On October 23, 2011, at 1:41 p.m. local time (10:41 UTC), an earthquake struck eastern Turkey, just west of Lake Erçek. The U.S. Geological Survey (USGS), estimated the magnitude at 7.2.
This image shows the region where the main earthquake and numerous aftershocks occurred on October 23 and the morning of October 24. Water appears in blue, and land appears in shades of green and beige. On land, the higher the elevation, the lighter the color. Earthquakes appear as black circles, with bigger circles indicating stronger quakes.
The quakes occurred in a mountainous region not far from the Iranian border. The USGS explains that this seismically active region experiences many destructive quakes, thanks to the collision of the Arabian and Eurasian Plates. The motion of these plates toward each other squeezes a large piece of the continental crust known as the Anatolian Block. As a result, the Anatolian Block moves westward, something that has happened in earlier quakes.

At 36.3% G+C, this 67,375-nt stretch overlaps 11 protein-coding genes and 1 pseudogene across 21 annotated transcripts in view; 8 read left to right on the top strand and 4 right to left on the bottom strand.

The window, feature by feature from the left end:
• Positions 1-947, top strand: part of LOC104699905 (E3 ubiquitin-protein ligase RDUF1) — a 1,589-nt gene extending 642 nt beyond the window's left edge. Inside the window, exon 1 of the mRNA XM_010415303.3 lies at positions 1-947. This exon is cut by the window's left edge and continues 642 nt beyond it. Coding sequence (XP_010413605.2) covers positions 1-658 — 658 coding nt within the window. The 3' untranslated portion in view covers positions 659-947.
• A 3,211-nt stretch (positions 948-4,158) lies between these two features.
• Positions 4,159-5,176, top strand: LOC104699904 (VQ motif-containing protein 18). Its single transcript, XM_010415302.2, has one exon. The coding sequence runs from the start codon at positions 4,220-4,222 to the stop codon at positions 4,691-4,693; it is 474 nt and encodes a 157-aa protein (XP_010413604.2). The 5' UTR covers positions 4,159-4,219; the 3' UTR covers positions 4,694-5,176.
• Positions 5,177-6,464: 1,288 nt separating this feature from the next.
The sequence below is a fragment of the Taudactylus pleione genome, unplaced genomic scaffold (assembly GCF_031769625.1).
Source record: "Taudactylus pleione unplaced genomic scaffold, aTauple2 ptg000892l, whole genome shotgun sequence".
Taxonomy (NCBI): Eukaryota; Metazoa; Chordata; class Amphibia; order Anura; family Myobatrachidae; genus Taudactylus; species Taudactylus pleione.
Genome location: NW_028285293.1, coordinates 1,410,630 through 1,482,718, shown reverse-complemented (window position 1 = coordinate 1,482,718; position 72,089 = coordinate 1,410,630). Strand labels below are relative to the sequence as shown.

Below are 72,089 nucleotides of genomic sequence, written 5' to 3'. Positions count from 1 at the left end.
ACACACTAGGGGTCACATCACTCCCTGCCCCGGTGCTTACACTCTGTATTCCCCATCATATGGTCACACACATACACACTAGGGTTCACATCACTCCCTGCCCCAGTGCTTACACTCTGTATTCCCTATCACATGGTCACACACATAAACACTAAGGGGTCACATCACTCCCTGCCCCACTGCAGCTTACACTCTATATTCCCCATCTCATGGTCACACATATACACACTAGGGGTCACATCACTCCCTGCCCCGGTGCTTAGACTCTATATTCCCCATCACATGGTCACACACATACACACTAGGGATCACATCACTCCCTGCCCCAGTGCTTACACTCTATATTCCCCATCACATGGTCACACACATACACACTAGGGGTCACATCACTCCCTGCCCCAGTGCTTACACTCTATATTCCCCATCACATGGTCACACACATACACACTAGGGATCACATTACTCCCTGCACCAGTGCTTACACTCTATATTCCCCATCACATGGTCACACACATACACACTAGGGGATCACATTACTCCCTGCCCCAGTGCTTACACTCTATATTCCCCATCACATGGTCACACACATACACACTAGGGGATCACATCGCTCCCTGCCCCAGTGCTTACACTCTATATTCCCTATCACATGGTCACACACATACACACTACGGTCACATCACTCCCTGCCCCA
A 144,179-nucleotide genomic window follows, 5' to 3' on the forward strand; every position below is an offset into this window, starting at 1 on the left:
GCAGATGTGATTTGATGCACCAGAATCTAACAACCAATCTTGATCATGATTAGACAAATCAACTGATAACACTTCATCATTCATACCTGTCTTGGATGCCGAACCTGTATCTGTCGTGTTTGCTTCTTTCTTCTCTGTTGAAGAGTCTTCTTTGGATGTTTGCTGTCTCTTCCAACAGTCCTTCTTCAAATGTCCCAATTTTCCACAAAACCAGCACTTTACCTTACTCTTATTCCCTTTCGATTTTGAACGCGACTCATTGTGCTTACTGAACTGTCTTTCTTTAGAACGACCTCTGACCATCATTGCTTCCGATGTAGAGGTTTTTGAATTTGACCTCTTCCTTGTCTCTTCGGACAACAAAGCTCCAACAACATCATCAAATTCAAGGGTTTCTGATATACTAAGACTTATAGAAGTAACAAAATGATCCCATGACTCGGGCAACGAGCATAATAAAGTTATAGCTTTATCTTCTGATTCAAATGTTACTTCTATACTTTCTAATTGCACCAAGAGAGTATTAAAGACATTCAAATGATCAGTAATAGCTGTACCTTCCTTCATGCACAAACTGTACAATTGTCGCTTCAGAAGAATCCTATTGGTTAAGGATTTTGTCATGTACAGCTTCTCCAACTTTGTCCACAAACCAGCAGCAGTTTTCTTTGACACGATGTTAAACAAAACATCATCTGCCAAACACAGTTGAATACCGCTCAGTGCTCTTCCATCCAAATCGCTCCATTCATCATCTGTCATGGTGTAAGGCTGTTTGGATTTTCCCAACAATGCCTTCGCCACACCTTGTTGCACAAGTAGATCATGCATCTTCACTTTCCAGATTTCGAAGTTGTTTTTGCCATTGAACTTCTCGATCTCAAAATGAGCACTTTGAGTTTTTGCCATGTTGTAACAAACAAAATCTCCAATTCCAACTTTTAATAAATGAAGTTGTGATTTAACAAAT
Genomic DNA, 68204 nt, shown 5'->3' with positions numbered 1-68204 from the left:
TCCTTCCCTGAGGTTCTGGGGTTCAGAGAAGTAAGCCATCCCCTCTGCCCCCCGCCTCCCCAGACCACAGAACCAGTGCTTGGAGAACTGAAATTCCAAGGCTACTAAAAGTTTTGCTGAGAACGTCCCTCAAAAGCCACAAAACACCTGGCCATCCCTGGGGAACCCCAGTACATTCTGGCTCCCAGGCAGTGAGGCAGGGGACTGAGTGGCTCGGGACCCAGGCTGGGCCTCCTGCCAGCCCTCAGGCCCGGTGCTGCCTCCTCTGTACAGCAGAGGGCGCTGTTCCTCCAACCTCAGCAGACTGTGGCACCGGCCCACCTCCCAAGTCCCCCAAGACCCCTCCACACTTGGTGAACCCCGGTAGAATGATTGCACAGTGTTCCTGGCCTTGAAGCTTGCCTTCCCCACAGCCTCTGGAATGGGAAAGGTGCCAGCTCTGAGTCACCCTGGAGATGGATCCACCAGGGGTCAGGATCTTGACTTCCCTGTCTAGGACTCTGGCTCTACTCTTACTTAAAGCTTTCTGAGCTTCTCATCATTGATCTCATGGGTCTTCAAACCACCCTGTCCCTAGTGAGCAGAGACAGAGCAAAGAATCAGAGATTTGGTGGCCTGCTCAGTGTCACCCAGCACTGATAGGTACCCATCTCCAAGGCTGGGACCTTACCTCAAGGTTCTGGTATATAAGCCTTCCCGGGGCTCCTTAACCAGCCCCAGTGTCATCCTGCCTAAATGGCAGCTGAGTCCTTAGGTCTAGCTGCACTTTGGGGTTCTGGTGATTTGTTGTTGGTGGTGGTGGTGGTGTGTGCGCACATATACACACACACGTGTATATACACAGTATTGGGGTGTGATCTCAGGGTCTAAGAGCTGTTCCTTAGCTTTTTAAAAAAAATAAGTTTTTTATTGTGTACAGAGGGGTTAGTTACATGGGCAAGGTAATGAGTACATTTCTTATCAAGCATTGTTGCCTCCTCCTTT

The earthquakes in late October 2011 occurred in the region where two mountain ranges, the Zagros and Alborz, meet. Geologist Chris Rowan explains that both mountain ranges have apparently resulted from the ongoing collision of the Arabian and Eurasian Plates.
The quake took a deadly toll in southeastern Turkey. On October 24, Hurriyet Daily News reported that the death toll had risen to 239, with 1,300 injured. As search-and-rescue efforts continued, those numbers were expected to climb.
NASA Earth Observatory image created by Jesse Allen, using earthquake data from the USGS Earthquake Hazard Program, and ASTER GDEM2 data provided courtesy of NASA/GSFC/METI/ERSDAC/JAROS, and U.S./Japan ASTER Science Team. Caption by Michon Scott.